‘Flesh dissolved in an acid of light’: the B-movie as second sight


This is an earlier version of an article published in Continuum, Volume 24, Issue 5 October 2010, pages 721-33. Both versions were based on a paper given by Simon Sellars at the Monash University conference, B for bad cinema: aesthetics, politics and cultural value.

Recent academic discussions of ‘badfilm’ and ‘paracinema’ have highlighted the re-appraisal of ‘all forms of “cinematic trash”’ (Sconce 1995, 372). This article addresses the theme by contrasting films from two of the most well-known purveyors of ‘cinematic trash’: X: The Man with the X-Ray Eyes (1963), directed by Roger Corman, and They Live (1988), directed by John Carpenter. In X, a scientist develops X-ray vision, seeing into the fourth dimension and something so shocking he rips his eyes out. This act is analogous with Corman’s career as purveyor of trash cinema: refraining from pushing badfilm’s power to the absolute limit; foregoing the gift of ‘second sight’; content to exist on a marginalised, second-tier, parallel reality to the Hollywood mainstream. In They Live, Carpenter re-empowers the thesis: the hero stumbles on a secret society that has developed sunglasses to see through the real to the alien-generated subliminal messages in advertising and politics. Rather than withdrawal, Carpenter’s hero declares: ‘I have come here to chew bubblegum and kick ass – and I’m all out of bubblegum’. Unabashed, glorying in his outsider status, Carpenter reappropriates Hollywood values in a cheap ‘bubblegum’ universe, deploying trash culture as a smart bomb that aims to prise apart not only cinematic convention but also reality itself.

Ultimately, both films, in very different historical specificities, and linked by the work of J.G. Ballard, offer up the B-movie as a response to the gathering global and economic forces of late capitalism, signified by what Slavoj Žižek identifies as the ‘ideological state apparatus’ of the Hollywood movie-making machine (2002).


Still from X.

Roger Corman, known as the ‘King of the Bs’, was a force of nature. An undeniably intelligent and daring filmmaker, more often than not he seemed a hyper-manic combination of accountant, adrenalin junky and huckster than a maverick artist with a vision. Reminiscing about an early script, he said: ‘I told [the production company] I would give them the film if they would give me all of my money back immediately as an advance against distribution and I would do the same thing on three more films, so I could set myself up as producer’ (Emery 2003, 120). He even seemed in competition with himself: ‘I did Bucket of Blood in five days and … Little Shop of Horrors in two days and a night, but that was really an experiment and a joke to see if I could do it’ (Emery 2003, 121). In 1963, Corman completed The Terror in three days on sets leftover from The Raven, also from 1963. That year, too, he somehow found the energy to direct X: The Man with the X-Ray Eyes, with its portrayal of Dr James Xavier, who experiments on his own eyes with a super-powerful X-ray serum. The ‘X-effect’ is exponential as Xavier begins to see through more and more layers of reality: right through his eyelids and beyond, then through walls and buildings. When he sees through a sick girl’s skin to discover a malignancy her operating doctor has missed, Xavier disables the doctor by cutting his hand and performing the operation himself, saving the girl’s life. Facing a subsequent malpractice suit, the funding for his experiments is cut. Feverish from the X-effect and sleeplessness, his grip on sanity worsens and he lashes out at a colleague, inadvertently pushing him out of an upper-floor window to his death.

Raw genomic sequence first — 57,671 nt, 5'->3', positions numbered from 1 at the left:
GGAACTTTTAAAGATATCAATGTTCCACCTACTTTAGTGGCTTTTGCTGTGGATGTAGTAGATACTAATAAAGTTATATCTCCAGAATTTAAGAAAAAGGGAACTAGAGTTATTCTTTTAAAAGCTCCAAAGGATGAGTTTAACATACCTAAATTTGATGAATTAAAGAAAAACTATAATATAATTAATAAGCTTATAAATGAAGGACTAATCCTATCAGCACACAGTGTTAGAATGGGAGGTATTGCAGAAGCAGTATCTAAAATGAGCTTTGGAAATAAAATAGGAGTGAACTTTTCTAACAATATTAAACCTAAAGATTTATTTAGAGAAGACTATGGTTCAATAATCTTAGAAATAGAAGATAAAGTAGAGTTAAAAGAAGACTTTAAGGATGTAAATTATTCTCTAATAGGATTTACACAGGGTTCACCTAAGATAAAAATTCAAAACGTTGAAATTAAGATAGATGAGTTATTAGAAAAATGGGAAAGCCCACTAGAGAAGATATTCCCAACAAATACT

Xavier hides out in a backwaters town. Under thrall to a manipulative carnival hustler, he performs circus tricks as a sideshow ‘mind reader’ (in actuality, he reads people’s ID cards through their clothing). Needing money to progress his experiments, he follows the hustler to another anonymous, small town, where, in a distortion of his former life, he looks through sick people’s skin to identify diseased internal organs. He then provides a diagnosis to the victim, who, having abandoned hope, is grateful and willing to reward him. Of course, he must hand over a cut to the hustler, becoming ever more embittered as a result.